The arguably most famous and significant use of repetition in the speech is the section in which Martin Luther King begins his mantra of “I have a dream…” phrases. This phrase is introduced through the theme of resilience, as he says, “even though we face the difficulties of today and tomorrow, I still have a dream.” Familiarly, the word “still” is used to promote the idea that injustice will not defeat the oppressed. Not only does the phrase “I have a dream” represent resilience, but also and most importantly represents the idea of hope. A dream is synonymous with optimism, and not only that, but also acts as motivation for reality. King’s specific choice to use “dream” as the main symbolic object for this speech acts as not just a dream for him, but for everyone in America to share, and he even admits to this when he says that “it is a dream deeply rooted in the American dream”. In this portion of the speech, King utilizes repetition to solidify a poetic symbol, but it can also be seen that he uses the device of contrast in order to first bring up a feeling of sadness and then lift the reader from that by following with a feeling of hope. This is exemplified, for example, in the line “I have a dream that one day even the state of Mississippi, a state sweltering with the heat of injustice…of oppression…will be transformed into an oasis of freedom and justice”. Through this device, he creates a visual of redemption and regrowth that leaves a lasting impact on the minds of his audience and emphasizes that this movement should not be carried out through hate but through the idea of “brotherhood”. The repetition of “I have a dream” sends a message of love in a time of hate, as opposed to spreading more hate that can be found, as he says, with the “vicious racists”. Looking at this speech melodically, the “I have a dream” portion can be seen as a build up and as a climax of passion. King repeats the phrase with exclamation to raise excitement for the future to come but also to preach to an audience that feeds off of the longing for change not later, but “today”. The preaching-like delivery of this line also implements a theme of faith in what he is saying, which is something that allows many to better relate to his words and passions.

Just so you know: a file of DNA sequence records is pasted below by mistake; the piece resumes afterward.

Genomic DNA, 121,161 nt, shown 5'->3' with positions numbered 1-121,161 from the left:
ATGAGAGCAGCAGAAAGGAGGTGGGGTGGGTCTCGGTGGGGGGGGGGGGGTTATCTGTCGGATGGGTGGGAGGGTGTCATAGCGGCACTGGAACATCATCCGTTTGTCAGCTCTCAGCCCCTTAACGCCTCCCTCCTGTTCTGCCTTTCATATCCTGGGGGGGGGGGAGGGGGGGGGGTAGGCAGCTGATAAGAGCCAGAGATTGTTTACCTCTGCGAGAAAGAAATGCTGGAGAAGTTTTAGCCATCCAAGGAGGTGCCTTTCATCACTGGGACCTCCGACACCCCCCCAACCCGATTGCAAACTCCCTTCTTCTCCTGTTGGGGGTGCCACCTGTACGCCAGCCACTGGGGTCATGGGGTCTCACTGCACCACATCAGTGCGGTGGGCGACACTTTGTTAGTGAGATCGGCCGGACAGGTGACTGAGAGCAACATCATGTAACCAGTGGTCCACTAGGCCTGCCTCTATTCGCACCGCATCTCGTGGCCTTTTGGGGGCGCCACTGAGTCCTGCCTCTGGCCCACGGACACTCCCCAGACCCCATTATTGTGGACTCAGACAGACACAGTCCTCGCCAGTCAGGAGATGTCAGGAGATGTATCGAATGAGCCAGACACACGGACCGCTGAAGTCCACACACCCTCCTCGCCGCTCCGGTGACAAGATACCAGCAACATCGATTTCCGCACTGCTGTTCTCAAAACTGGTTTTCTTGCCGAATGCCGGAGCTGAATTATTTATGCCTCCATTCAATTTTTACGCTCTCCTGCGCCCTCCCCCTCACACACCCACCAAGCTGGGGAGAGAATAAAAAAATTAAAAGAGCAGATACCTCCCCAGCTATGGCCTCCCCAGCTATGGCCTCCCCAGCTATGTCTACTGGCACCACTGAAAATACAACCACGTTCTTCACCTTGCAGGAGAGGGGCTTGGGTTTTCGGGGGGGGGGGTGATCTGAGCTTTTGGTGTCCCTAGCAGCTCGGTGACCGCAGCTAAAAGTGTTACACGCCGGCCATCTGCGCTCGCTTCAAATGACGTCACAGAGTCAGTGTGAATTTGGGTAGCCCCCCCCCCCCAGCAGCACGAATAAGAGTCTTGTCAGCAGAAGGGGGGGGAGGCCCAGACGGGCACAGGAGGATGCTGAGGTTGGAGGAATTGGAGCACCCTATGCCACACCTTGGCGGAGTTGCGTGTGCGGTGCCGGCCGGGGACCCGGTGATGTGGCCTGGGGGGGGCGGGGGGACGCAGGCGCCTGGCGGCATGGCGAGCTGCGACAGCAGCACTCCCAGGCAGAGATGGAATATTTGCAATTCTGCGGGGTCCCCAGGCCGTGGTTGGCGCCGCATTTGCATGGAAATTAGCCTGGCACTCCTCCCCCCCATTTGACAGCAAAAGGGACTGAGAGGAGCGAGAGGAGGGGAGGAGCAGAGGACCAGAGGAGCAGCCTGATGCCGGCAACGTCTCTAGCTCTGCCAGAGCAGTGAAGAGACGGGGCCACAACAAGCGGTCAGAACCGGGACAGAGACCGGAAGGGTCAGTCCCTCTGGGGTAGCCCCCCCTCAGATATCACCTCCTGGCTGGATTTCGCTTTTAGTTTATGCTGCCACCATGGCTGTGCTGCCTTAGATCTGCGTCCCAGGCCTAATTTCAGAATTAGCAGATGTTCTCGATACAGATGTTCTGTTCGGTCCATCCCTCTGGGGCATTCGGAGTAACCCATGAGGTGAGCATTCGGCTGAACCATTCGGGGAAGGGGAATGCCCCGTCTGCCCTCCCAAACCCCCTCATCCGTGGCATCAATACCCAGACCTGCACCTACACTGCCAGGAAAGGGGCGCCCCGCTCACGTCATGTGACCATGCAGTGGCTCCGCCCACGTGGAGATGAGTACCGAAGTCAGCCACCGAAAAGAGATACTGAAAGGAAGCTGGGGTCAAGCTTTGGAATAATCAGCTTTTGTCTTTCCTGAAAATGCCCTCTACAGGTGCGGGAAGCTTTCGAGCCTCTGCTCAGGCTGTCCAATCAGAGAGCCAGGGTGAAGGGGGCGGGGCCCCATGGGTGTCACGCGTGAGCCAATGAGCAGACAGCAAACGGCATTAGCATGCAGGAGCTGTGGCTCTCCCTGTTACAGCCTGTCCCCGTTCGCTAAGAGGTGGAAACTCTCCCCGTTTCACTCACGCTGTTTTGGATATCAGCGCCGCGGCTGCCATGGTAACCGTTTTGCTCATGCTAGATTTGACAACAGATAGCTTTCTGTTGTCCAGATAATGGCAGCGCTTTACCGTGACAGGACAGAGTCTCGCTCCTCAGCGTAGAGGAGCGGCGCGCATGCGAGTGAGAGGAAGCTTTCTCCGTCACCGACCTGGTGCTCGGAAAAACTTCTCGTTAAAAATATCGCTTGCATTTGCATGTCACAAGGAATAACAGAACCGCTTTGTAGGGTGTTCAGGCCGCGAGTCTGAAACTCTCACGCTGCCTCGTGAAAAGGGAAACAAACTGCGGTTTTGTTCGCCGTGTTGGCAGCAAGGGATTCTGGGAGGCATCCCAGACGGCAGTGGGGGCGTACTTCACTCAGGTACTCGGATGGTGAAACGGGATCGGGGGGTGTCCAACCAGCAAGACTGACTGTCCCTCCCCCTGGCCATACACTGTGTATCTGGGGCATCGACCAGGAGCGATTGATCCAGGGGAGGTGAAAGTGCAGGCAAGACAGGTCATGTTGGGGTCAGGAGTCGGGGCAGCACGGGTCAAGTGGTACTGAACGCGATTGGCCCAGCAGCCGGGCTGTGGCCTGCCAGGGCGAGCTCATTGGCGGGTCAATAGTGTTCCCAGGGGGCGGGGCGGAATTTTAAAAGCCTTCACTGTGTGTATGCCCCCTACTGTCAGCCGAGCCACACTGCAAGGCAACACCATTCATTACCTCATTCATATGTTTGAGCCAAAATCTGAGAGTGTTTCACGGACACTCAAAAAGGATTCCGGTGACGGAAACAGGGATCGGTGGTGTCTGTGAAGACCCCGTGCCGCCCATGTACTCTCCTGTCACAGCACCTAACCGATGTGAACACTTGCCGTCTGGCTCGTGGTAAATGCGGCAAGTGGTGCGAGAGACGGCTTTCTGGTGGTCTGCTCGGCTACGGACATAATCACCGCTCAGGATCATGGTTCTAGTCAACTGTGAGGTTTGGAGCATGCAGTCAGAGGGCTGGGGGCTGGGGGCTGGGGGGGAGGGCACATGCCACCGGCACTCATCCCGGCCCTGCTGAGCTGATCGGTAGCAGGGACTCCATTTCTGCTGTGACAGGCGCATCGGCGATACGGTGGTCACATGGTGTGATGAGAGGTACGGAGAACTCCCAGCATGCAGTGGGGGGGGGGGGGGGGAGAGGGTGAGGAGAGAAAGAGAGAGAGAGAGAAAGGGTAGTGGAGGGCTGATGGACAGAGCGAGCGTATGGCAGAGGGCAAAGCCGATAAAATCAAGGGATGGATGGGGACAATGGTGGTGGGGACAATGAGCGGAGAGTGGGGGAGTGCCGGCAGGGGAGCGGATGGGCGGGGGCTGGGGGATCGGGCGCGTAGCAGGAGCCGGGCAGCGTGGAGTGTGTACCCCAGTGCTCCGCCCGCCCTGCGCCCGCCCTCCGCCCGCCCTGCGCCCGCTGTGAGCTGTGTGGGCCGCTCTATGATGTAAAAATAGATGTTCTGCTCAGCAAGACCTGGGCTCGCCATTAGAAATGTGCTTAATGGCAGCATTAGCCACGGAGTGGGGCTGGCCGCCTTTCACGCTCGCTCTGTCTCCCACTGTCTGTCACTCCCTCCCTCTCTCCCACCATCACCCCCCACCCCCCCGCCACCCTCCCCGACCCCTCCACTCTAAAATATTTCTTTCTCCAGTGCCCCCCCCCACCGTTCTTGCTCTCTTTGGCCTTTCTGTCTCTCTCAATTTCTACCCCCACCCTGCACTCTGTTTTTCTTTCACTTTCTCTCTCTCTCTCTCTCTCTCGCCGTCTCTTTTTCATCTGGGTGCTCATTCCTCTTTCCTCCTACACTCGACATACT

Repetition is used in less obvious ways within King’s speech, and these instances present themselves in more conceptual forms rather than just literal ones. Acting as a sort of conceptual helix, King’s idea of unity through the symbolic act of holding hands appears once and then reemerges at the end of the speech to tie together this theme of togetherness. At one point within the speech, King paints an optimistic and innocent picture where “little black boys and black girls will be able to join hands with little white boys and white girls as sisters and brothers”. His implicit use of children as the subject of this picture points to the idea that brotherhood and unity are concepts so basic that even children can conceptualize them, therefor people of all ages should be able to as well. In this way he also brings soft images of love into the minds of his audience as opposed to harsh images of hate. “Brothers and sisters” implies equality, a sense of love, and unconditional compassion. Martin Luther King then leaves this idea to discuss other concepts, and temporarily puts away the image of holding hands. However, this image is returned to when King says at the end of the speech “that day when all of God’s children, black men and white men, Jews and Gentiles, Protestants and Catholics, will be able to join hands and sing”. This is the last statement that Martin Luther King makes before ending the speech with “Free at last!” repeated three times, which shows its importance to his message. King returns to this handholding image, however this time the subjects are no longer children, but “men” of different races and religions. This transition from children to grown men symbolizes development and growth and an over arching understanding between humans of all ages to love each other and demonstrate compassion. The conceptual helix that King uses subconsciously is more effective in encircling the minds of the audience with a certain message, instead of just mentioning it once because it ties the entire speech together.